Mom’s selections were mostly fantasy, J.R.R. Tolkien, CS Lewis, Lloyd Alexander, Susan Cooper, Ursula Le Guin were some favorites. I have never been much interested in Science Fiction (Le Guin being a crossover exception), much preferring to be immersed in the classic battles of good vs evil. Harry Potter came along later and my younger siblings got to experience these with her.
In my younger years, though my actual trials were few, I related most to the hero characters, to Frodo, and Harry and the Pevensie children and their counterparts. The heroes don’t know what they’re getting into. They are generally thrust into something they haven’t chosen, and, because they are heroes, they manage to deal with it, taking their hits, oft-times bemoaning their fates, but rising to the challenges just the same. And being forever altered by the trials they live through. I’m not sure this did much to prepare me for life’s true challenges, but it did give me a deep sense of goodness and of who I wanted to be, in my own tale.
Recently, I have become more fascinated by the sages in these stories. Gandalf, Dallben, Dumbledore, Merriman Lyon. The wise ones, the mentors draw me in. Maybe this relates to my own aging, or my own search for wisdom and grounded-ness. But what I am loving most about these wise men (I wish there were more wise women in these stories), is that they not only rise to the occasion, they know what they are getting into, and they show up any way. They have lived enough to understand that sacrifice and loss are as essential to the fabric of life as love and gain, and they go forth, into the fray, willingly, knowingly.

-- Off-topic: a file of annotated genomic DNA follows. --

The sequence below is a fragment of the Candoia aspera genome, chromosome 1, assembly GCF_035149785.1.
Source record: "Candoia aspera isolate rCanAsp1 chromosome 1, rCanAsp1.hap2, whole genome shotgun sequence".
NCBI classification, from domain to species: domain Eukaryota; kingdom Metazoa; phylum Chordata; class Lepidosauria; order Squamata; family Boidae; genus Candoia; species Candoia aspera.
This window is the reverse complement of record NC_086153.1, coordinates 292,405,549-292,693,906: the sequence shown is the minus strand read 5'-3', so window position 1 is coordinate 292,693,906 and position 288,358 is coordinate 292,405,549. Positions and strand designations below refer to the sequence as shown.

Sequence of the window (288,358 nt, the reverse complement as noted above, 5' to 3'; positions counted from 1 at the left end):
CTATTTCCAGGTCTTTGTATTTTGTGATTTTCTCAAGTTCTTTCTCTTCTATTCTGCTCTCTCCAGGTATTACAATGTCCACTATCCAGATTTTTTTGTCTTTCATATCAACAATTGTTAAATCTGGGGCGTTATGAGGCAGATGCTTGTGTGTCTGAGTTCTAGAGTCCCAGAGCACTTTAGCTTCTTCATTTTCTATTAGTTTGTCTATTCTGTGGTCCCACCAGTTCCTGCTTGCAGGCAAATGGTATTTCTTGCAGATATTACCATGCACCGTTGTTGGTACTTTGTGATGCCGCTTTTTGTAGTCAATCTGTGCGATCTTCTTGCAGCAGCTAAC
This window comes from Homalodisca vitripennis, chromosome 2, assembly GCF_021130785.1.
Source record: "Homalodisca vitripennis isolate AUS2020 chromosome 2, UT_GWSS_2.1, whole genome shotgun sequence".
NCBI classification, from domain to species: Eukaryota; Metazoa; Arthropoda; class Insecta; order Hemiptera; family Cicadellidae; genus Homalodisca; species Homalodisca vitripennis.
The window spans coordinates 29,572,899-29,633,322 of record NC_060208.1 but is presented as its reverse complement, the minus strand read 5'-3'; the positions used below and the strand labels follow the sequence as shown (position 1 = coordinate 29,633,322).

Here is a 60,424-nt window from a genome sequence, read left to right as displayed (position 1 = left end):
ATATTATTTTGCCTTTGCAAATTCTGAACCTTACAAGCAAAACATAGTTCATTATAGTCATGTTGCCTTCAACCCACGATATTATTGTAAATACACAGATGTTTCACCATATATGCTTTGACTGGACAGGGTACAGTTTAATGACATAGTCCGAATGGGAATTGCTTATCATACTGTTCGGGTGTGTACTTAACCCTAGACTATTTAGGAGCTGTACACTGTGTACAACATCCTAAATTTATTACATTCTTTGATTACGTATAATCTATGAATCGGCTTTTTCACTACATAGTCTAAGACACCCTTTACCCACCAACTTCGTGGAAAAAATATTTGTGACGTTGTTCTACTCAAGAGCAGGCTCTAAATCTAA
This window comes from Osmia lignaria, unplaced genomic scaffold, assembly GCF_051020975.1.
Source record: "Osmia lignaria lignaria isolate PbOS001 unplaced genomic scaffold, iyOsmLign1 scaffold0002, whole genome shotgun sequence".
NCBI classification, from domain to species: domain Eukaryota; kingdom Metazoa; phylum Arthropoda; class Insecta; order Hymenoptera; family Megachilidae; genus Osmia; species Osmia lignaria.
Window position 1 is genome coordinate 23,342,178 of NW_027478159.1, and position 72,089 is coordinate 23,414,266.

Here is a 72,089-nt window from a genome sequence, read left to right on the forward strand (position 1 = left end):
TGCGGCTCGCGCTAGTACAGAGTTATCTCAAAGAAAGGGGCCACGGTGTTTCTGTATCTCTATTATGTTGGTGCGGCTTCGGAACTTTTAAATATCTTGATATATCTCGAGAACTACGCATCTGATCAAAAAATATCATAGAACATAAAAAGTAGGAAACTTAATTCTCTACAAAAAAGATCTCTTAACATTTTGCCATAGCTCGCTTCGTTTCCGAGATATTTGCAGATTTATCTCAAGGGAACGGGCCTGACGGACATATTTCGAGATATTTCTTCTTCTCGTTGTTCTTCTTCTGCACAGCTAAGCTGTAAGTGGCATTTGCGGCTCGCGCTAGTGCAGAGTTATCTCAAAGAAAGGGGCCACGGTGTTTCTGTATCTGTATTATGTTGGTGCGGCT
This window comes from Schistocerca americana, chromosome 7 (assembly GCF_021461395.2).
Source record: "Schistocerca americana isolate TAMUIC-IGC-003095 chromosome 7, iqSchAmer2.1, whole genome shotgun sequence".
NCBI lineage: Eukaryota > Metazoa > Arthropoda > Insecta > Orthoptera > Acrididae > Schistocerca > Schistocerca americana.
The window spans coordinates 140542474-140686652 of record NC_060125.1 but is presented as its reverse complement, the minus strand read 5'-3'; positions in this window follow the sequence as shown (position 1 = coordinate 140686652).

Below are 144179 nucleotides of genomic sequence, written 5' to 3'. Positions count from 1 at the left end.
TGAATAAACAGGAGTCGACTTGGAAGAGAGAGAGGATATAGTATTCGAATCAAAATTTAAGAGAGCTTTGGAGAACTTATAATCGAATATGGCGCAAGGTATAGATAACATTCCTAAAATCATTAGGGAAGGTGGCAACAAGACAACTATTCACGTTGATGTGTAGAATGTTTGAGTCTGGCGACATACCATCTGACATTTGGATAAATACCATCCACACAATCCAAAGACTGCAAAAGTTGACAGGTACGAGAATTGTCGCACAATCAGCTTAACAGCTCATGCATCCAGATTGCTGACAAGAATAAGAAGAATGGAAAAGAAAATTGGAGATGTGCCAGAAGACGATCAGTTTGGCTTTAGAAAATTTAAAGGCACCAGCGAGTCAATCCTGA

I did Not enter this recent phase of my life willingly. When my life took the unexpected turn it did, I would have run screaming in the other direction if I could have. I would never have chosen this path, but I have survived it. Like Frodo, I wish this had never come to me. But it has.
As the dust finally begins to settle, I am left with the questions, how does one learn to live normally again, peacefully again, after so much turbulence? After ending a marriage. After ending contact between children and their father due to unchecked, untreated mental illness. After trying to deflect incessant accusations of every ugly thing imaginable, and some unimaginable. After so much hope followed again and again by heartbreak. How does one begin again to just live?